Sous vide gefilte fish wrapped in gelled carrots and served with a reduction of beet tinged horseradish. Yum! There were a couple of pockets of the gefilte that were slightly salty, but not off-putting (95 pesos).
The “Moroccan cigar” – a confited lamb filled crispy phylo dough wrap served up with tahini (house made from freshly roasted sesame seeds) and more matbucha. The lamb could use a hint more spice to stand up to the intensity of the two sauces, but delicious all around (90 pesos).
Now, I’d ordered two small plates to start – actually, I was planning to order four, but as soon as I’d given my waiter the first two, he grabbed the menu off the table and walked away. To the credit of the management, however, when I made mention of this to the young woman who popped over to the table to see how things were going (I hadn’t started yet, other than the first wine), my waiter was replaced by a waitress for most of the rest of the dinner, and she was far more attuned to what was going on with her guests. Either way, around the time I finished the second plate, a third waiter had asked if I’d like something more, I ordered my next two plates. Then the first waiter returned with this plate, a gift from the chef, something not on the menu, a seared calf’s liver with wood-fired mushrooms and onions, spicy tomato sauce, micro greens – easily the best calf’s liver I’ve had in years – he’d be meshugenah not to put it on the menu!
And then I waited. After about 10 minutes the waitress came back and asked if I’d like dessert or coffee. I said I was waiting for more food. She went over and talked to the original waiter and then headed to the kitchen. Apparently he’d decided, without asking me, that after the chef sent me an extra plate, that I’d no longer be interested in the food I’d actually ordered, so he’d cancelled it. She got things back on track, and in short order, I had a plate of three lovely kreplach filled with braised osso buco and bathed in a lamb reduction sauce – this, by the way, the same plate that had been whisked away at lunchtime. Another hit, however, also another hit when the bill came – although listed on the menu as only available in a full plate size at 165 pesos, I’d asked if I could have the smaller lunch portion of just three kreplach (85 pesos) and, of course, the waiter had said yes, but I got charged for the full size plate (unfortunately not realizing it until this morning).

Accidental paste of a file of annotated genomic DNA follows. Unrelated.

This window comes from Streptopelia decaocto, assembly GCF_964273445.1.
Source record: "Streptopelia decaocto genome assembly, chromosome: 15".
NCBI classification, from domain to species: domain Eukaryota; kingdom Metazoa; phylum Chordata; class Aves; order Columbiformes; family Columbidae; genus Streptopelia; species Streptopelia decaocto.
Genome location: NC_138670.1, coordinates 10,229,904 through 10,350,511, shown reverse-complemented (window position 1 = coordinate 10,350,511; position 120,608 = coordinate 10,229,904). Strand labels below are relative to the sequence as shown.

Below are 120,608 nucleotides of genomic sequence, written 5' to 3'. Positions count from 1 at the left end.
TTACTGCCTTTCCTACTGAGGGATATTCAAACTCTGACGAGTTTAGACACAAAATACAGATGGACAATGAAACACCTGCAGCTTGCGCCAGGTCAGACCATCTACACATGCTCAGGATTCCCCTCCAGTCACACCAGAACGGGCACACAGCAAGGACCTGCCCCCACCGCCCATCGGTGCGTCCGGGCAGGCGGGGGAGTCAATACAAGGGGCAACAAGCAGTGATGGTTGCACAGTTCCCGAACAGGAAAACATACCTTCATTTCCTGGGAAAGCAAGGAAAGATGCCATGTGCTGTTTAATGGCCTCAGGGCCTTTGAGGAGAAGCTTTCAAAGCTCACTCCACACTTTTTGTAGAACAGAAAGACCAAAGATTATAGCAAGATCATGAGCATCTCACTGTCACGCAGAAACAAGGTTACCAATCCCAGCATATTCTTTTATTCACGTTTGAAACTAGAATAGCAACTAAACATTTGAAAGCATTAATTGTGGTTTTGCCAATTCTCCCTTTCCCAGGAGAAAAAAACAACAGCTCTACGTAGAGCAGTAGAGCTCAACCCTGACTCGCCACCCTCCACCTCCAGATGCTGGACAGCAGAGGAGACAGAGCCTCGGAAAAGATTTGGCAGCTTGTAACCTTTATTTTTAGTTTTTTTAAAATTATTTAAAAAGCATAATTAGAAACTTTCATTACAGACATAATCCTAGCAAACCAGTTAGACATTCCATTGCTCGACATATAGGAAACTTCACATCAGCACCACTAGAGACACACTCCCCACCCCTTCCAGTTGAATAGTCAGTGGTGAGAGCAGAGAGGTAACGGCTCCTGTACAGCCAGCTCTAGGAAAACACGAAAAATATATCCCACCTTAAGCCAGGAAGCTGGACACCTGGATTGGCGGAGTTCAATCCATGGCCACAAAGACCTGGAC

And, finished up with the pollo oi va voi, (oi va voi is the Spanish version of “oy vey”, or “oh dear”) – sous vide cooked chicken with crispy skin, fresh organic baby vegetables, farfel (a traditional pasta shaped like a wheat grain), all in a rosemary broth. Yum, and the only minor kitchen misstep in two meals, the farfel was borderline cold (85 pesos).
So, overall, great room and ambiance. Service needs some work, and, hire a bartender already. Food, just generally spectacular. Pricey, especially so as at least at dinner I’d say I was overcharged 80 pesos on the kreplach and only wasn’t on the wine because they comped one of them, however had they comped it and I’d been served a wine in the same price range as the others on their wine by the glass list, I’d have saved about 70 pesos more. And, my bad for not reviewing the bill carefully when it was presented. Still, all in all, highly recommended, just know it’s a splurge. No one else is offering middle eastern (for the most part) or eastern european (for the smaller part) food like this in the city that I know of.